This page has some information and views about  some of the places I visit in Northamptonshire and Bedfordshire in search of images and exercise.  It will change and evolve over time so do return from time to time. 

The places are not in any order of priority or grade.

The details and information are from my perspective but if you wish to contribute or correct anything I have written please do contact me. 

For more details click the various links.

I will happily add links to your site if it is appropriate.

A Little Egret at Summer Leys Nature Reserve Feb 2019

Two Great White Egrets and one Little Egret at the Washlands site Northampton

Ravensthorpe Reservoir

The reservoir is between East Haddon and Hollowell in north Northamptonshire.

It is a small reservoir compared to some, Pitsford for example, which in a non stop walk takes about 45 minutes to get around. Half of the walk is through woods with glimpses of the water, the other half mostly in the open with clear views of the reservoir and wildlife. in the woods you will see and hear small birds and perhaps Squirrels.

The north end is split by a road and the section of water on the north side is where most of the waterfowl gather especially if anything scarce is visiting. This is where you are likely to see Great White Egrets. I have seen Otters, Herons, Foxes, Egrets, Cormorants and various Gulls and ducks here. Sometimes birds of prey will be around especially Kestrels and Buzzards.

In the winter it can get quite muddy around the walk and of course you need to dress appropriately. One of the nice things about Ravensthorpe is the lack of people! the few you do see are always very pleasant and show interest in the surroundings.

Pitsford Reservoir

The reservoir is situated near the village of Pitsford but stretches northward towards and almost to Scaldwell. It is large and from a wildlife point of view is split into two parts.  Just one of the halves is about 7 miles around so a meandering/photography walk will take over 3 hours.

The other half north of the causeway (road) is private in theory and you need a permit to walk around it, but is equally quite a walk.  If you park in one of the 3 car parks you will have to pay.

Because of its size often the wildlife is some distance away from you or in the permit area! The variety of birds etc is greater here and the chance of spotting scarce visitors etc is greater but you will probably need a scope, good binoculars or telephoto lens on your camera.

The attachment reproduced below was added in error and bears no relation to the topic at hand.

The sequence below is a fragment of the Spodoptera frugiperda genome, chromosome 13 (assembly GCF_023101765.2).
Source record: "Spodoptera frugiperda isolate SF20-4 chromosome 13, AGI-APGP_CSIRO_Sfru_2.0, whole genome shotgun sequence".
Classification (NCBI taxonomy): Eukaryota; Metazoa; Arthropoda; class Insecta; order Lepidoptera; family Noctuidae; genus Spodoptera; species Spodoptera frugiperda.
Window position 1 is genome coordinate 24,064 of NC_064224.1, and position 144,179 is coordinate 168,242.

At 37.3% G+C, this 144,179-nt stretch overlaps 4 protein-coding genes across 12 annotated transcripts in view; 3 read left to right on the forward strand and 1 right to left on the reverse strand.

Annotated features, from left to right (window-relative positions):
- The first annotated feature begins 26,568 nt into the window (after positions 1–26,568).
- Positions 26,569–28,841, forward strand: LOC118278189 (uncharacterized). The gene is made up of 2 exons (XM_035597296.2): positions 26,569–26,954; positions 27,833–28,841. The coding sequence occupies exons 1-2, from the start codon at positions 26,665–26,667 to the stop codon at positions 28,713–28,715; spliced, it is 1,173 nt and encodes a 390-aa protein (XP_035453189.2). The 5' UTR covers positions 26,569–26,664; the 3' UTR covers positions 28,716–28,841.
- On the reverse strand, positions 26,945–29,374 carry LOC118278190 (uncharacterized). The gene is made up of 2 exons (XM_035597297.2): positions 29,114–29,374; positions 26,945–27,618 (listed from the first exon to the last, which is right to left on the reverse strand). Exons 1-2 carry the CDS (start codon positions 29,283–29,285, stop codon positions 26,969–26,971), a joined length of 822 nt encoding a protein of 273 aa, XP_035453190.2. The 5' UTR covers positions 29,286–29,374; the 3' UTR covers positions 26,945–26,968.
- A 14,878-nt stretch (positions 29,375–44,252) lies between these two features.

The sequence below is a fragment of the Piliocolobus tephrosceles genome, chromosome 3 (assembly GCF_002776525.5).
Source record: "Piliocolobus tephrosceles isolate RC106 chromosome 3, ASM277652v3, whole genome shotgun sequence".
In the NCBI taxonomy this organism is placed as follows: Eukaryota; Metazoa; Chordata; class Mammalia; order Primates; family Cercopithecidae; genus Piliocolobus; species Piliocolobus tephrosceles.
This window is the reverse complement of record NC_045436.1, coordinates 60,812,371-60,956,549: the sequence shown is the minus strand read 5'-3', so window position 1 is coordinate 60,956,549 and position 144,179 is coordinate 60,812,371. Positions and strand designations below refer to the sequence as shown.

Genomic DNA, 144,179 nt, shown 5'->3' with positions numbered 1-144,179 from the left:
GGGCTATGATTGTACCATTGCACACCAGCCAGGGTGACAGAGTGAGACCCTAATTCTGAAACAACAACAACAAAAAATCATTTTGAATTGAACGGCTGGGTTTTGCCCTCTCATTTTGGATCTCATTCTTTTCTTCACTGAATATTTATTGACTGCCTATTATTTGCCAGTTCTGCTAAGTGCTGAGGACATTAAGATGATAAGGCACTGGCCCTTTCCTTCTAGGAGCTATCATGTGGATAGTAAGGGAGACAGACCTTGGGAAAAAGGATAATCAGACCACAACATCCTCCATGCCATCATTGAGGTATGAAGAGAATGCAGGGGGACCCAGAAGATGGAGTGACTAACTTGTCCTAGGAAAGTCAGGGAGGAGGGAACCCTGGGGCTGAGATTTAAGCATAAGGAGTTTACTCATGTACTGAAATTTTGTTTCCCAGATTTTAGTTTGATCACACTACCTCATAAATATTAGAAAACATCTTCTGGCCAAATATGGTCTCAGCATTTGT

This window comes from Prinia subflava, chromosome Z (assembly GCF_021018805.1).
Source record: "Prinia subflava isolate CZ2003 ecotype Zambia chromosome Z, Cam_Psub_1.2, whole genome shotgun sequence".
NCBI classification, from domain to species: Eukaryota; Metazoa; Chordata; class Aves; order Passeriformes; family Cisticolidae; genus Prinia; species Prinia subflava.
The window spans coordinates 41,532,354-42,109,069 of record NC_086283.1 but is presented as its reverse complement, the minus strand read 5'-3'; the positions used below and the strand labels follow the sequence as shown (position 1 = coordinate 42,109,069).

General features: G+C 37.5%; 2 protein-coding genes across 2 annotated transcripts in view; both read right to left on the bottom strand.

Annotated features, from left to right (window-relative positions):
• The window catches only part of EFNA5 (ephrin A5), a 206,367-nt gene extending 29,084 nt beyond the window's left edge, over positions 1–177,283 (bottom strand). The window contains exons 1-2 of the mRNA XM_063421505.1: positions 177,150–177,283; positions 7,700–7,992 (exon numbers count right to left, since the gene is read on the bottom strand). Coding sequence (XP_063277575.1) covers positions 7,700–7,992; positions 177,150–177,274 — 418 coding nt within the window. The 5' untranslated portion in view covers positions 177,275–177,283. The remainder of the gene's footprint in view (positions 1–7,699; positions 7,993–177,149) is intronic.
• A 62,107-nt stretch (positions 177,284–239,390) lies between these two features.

Summer Leys Nature Reserve

The reserve is situated between Earls Barton and Wollaston.  Access off Hardwater Road. You can comfortably walk around the main lake in an hour or two. If you are there for the wildlife then you may spend much longer.  It is a flat easy walk, some paths may be muddy in winter.

There are several hides and a feeding station area that gets very busy with birds and squirrels.  Obviously if you are interested in birds then you might spend a lot of time in the hides and can easily spend all day at the reserve.

There is also another Lake (St Mary’s) though not officially part of the reserve. Some birds may be quite distant so long lens are needed for photography.

I tend to visit on weekdays and usually there are not many people walking around. It can be a very pleasant walk in the summer. In the section that follows the drains the wind can blow and will feel cold in the winter.

River Nene – Earls Barton


There is a car park off Station Road ( not many spaces). You can then walk along the river in both directions, towards Northampton or towards Wellingborough. If you choose the Wellingborough route you will end up at Hardwater mill.

This is a pleasant walk, especially in the summer, it is flat and easy to negotiate with lots of spots to stop and sit by the water. You will see a variety of wildlife along the way even Otters if you are lucky. On most visits I spot Kingfishers. Photographing them is a different matter!